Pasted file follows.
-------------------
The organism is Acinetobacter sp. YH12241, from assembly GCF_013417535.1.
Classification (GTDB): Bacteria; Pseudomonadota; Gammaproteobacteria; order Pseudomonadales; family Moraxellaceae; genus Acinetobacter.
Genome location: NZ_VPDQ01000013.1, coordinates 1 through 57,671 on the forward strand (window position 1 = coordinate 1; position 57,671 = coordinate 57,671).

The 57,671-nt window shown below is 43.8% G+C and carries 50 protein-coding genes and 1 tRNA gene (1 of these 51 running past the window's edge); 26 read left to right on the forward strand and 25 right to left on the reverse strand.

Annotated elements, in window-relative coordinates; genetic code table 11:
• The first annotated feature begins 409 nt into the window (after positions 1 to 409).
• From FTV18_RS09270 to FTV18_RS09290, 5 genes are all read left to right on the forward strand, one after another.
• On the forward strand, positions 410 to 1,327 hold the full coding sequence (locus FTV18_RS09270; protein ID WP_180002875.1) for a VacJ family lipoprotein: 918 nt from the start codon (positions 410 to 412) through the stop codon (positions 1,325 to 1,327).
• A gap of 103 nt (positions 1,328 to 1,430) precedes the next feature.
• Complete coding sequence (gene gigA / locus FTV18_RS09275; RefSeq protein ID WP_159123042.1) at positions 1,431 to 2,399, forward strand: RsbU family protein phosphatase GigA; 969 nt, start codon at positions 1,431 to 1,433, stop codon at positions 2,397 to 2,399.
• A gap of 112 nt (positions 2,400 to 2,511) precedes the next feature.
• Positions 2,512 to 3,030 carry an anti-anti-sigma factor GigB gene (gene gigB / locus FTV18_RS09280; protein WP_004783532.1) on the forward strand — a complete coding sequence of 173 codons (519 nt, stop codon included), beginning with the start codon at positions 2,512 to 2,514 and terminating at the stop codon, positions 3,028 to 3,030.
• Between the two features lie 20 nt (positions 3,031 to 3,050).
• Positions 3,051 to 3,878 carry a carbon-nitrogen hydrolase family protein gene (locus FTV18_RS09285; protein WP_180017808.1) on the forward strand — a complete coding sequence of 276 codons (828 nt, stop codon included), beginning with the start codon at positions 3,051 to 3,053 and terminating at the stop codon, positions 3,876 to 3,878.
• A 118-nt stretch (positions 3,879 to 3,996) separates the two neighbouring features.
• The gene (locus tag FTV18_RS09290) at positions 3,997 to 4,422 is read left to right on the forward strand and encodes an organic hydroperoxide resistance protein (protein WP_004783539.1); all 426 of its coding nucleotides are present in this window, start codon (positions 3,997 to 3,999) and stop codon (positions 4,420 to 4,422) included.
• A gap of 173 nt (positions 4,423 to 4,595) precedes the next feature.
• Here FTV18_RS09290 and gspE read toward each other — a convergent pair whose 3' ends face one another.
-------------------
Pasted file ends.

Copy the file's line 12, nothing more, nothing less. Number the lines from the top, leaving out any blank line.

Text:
• Positions 2,512 to 3,030 carry an anti-anti-sigma factor GigB gene (gene gigB / locus FTV18_RS09280; protein WP_004783532.1) on the forward strand — a complete coding sequence of 173 codons (519 nt, stop codon included), beginning with the start codon at positions 2,512 to 2,514 and terminating at the stop codon, positions 3,028 to 3,030.